We also meet an insolent American girl nicknamed Smash (real name Samantha), her baby sister Maudie (Ellie-Mae Siame) and her exasperated mum (Paula Patton as Alice). Smash can’t stand England. Dad’s away working and the cranky 13-year-old frequently expresses how much she wants to go and live with him, which of course sets Smash up for crushing disappointment. Ashley Aufderheide gives an energetic performance as the feisty Smash, even if her characterisation is a bit two-dimensional (shouty and hostile).
The tween girls and their younger siblings are tricked into a family holiday at a Cornwall cottage. Once there, the children all learn that their parents are in a new but serious relationship and the getaway has been planned to introduce the kids to one another, presumably with a view to blending the families down the track.
Needless to say, the children are less than enthusiastic. Exploring the coastline, the holiday takes an unexpected turn when the kids stumble upon a tunnel that leads to a secret beach. They find it is inhabited by a mysterious subterranean form that moves below the sand and steals their belongings. They are soon introduced to a cranky but magical creature who accounts for his thievery by claiming “Anything that touches this beach is an offering for the Psammead.” Meaning, him. He’s a goofy-looking, oversized jack rabbit with a cockney accent (aptly voiced by Michael Caine) who reveals he has the ability to grant wishes. “One a day, and nothing longer than a sentence,” he declares, cautioning, “but you don’t want to wish. There are consequences. Wishes are bad news.”
They also meet local weirdo Tristan, who wants to capture the Psammead for his own gain, and this slightly sinister sub-plot adds a welcome element of drama and intrigue. The ensuing adventure brings the new step-siblings together and teaches them to accept their parents’ new-found happiness.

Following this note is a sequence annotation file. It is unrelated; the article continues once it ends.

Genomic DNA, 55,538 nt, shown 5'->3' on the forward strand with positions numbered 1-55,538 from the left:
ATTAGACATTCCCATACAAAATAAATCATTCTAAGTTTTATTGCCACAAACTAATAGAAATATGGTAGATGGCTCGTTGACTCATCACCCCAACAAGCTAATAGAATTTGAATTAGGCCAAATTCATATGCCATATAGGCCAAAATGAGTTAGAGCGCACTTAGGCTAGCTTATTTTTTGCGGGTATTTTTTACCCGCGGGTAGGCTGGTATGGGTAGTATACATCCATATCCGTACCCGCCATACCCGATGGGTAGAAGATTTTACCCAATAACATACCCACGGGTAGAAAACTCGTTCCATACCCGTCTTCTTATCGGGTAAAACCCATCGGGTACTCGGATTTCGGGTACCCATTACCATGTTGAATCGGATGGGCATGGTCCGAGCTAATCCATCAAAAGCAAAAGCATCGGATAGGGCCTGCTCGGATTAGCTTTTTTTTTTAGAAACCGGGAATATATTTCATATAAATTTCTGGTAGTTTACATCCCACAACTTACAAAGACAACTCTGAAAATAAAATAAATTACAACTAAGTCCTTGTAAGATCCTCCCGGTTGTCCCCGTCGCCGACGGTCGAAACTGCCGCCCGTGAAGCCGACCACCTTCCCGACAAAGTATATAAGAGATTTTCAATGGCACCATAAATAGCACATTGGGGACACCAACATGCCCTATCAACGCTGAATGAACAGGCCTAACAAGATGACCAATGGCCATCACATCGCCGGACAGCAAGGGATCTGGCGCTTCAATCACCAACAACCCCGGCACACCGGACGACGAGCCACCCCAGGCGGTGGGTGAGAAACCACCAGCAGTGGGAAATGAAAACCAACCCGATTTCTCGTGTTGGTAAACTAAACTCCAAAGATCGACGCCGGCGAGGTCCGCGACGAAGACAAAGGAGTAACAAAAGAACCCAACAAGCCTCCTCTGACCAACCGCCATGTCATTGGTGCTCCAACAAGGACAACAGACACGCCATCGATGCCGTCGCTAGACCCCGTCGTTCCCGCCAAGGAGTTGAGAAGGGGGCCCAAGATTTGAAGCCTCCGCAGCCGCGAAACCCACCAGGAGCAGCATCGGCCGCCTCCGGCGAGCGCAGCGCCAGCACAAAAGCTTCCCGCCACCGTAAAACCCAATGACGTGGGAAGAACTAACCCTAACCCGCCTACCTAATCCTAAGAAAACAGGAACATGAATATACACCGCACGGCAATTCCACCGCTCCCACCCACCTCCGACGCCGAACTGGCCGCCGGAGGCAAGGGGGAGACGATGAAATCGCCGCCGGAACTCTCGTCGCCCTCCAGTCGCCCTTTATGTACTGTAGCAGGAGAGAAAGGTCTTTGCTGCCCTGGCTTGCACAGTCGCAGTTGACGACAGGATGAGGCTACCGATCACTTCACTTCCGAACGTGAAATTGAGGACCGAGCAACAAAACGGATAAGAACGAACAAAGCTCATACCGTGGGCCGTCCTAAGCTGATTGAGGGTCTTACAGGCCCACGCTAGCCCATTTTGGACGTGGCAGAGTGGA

While the characters are a bit one-note – Smash’s mum Alice is slightly daffy and an atrocious cook, dad’s a bit daggy and the kid brother is obsessed with gaming and electronics (that element actually pans out) – Ros is more fleshed out as a plucky heroine who solves problems with ingenuity.
Russell Brand is well-cast as the local weirdo Tristan Trent, sporting a heavy beard and giving a surprisingly toned-down version of his usual oddball antics. He’s an eccentric millionaire who has his own dark agenda, while his fabulous old Natural history museum-style mansion is chock-full of fascinating antiquities and authentic-looking artifacts.
The wish-for-a-day plot device provides the opportunity for some extravagant sequences, such as Smash’s mega stardom pop star fantasy, complete with a glam helicopter ride to her dynamic performance in London. There’s even an illuminating time-travel sequence. But it also permits poetic cinematic moments, such as when Ros glides her fingertips over the water as she is soaring through the air after little Maudie wished they all could fly. Throughout the film there are really nice lo-tech special effects (wires and practical pyrotechnics) and subtle use of excellent CGI, such as for the creature and also for the way he moves about under the sand, amongst other things.
Four Kids and It has the right blend of whimsical tone and everyday realism. The combination of the fantasy elements set in the context of tweens dealing with the trauma of divorce proves a satisfying and substantial entertainment for all ages.
In receiving major awards at this year's Toronto International Film Festival, Kate Winslet and Sir Anthony Hopkins chose, instead, to honour coronavirus pandemic frontline workers in their acceptance speeches.